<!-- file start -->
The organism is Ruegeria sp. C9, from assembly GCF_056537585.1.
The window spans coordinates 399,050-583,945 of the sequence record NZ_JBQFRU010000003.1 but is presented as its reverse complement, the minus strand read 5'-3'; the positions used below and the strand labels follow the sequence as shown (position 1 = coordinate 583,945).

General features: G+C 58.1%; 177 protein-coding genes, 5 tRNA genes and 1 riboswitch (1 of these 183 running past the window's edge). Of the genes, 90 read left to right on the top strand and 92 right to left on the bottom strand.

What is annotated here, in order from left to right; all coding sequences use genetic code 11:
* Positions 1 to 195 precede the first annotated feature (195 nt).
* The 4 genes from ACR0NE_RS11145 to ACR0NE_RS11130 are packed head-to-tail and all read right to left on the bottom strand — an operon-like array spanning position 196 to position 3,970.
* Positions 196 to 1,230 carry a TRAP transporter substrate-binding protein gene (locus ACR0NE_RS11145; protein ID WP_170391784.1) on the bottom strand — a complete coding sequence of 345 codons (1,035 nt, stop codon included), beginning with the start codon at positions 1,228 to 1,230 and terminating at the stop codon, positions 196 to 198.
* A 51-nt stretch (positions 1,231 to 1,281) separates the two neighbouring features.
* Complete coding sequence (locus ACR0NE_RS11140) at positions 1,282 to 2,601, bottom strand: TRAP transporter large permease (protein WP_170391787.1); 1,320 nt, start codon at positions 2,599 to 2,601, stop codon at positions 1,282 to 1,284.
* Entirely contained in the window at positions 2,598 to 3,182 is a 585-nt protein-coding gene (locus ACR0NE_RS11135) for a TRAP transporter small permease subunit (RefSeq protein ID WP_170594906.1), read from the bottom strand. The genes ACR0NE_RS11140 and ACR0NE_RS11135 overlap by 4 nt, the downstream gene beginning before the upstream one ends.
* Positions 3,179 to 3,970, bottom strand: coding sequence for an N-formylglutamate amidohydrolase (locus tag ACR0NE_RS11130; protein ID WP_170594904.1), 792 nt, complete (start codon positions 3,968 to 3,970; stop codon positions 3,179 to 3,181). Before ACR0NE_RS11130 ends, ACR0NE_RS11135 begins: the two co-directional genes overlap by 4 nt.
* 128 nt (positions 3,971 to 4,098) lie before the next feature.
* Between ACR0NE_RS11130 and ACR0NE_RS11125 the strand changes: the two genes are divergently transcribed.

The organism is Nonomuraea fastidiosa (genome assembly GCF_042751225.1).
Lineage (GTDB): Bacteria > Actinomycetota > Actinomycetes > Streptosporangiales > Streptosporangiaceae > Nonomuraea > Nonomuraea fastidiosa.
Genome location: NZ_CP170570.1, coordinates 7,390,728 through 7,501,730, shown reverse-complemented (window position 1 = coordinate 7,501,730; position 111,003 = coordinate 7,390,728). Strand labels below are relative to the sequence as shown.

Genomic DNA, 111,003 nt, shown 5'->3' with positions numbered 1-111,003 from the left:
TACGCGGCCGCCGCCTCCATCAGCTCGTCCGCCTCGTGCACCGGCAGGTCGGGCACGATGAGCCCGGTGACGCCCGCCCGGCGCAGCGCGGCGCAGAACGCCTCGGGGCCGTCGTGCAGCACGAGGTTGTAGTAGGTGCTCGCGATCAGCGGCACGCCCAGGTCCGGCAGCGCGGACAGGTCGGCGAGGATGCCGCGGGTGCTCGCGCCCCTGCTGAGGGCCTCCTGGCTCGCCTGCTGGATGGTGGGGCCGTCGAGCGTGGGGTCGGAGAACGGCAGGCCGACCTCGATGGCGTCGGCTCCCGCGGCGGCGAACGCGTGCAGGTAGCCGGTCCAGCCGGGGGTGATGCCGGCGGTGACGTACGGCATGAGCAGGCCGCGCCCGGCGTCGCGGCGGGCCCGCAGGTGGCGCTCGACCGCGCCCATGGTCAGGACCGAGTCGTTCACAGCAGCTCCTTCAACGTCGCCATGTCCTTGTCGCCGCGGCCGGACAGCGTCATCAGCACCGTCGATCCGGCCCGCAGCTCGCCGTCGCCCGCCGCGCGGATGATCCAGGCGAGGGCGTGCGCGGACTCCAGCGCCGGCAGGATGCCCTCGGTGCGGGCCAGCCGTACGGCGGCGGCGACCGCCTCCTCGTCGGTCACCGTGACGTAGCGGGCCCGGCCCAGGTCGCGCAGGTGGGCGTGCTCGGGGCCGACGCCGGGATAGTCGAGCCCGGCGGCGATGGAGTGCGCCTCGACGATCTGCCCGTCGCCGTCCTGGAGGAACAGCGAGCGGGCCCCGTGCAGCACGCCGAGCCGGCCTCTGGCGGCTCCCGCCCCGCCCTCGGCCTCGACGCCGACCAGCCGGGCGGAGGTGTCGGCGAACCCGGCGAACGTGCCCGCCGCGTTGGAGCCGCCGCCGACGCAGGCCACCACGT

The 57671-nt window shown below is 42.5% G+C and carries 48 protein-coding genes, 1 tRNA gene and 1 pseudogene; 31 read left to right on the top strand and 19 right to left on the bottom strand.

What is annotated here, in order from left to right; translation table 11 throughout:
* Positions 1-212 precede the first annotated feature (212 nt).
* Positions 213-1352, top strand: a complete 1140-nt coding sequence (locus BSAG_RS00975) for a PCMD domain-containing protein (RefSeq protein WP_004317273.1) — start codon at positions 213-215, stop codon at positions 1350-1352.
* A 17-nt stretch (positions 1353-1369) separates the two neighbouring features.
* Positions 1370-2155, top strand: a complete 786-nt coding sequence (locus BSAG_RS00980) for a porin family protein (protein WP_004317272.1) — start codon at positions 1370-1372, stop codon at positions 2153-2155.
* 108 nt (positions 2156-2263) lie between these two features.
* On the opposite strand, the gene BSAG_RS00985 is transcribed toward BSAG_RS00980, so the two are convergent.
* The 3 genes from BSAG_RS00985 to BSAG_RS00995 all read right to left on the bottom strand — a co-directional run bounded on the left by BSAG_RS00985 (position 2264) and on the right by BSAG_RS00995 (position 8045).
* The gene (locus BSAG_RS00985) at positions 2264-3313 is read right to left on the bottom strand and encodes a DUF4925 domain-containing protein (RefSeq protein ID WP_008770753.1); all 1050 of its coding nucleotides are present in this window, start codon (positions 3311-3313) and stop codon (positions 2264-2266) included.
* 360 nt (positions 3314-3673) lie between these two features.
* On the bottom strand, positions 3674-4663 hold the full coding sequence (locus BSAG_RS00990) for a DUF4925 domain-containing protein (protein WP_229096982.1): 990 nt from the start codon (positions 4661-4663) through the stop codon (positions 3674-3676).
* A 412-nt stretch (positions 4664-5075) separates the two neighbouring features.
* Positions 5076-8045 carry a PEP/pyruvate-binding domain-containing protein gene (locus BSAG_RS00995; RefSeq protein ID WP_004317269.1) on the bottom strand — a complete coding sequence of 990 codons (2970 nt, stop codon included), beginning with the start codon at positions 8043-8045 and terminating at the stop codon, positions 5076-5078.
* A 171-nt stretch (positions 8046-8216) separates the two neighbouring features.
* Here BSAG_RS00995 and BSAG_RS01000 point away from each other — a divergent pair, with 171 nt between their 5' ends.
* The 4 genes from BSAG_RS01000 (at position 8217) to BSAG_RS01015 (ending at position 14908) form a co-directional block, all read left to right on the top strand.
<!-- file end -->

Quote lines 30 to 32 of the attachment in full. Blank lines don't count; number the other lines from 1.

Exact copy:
* On the bottom strand, positions 3674-4663 hold the full coding sequence (locus BSAG_RS00990) for a DUF4925 domain-containing protein (protein WP_229096982.1): 990 nt from the start codon (positions 4661-4663) through the stop codon (positions 3674-3676).
* A 412-nt stretch (positions 4664-5075) separates the two neighbouring features.
* Positions 5076-8045 carry a PEP/pyruvate-binding domain-containing protein gene (locus BSAG_RS00995; RefSeq protein ID WP_004317269.1) on the bottom strand — a complete coding sequence of 990 codons (2970 nt, stop codon included), beginning with the start codon at positions 8043-8045 and terminating at the stop codon, positions 5076-5078.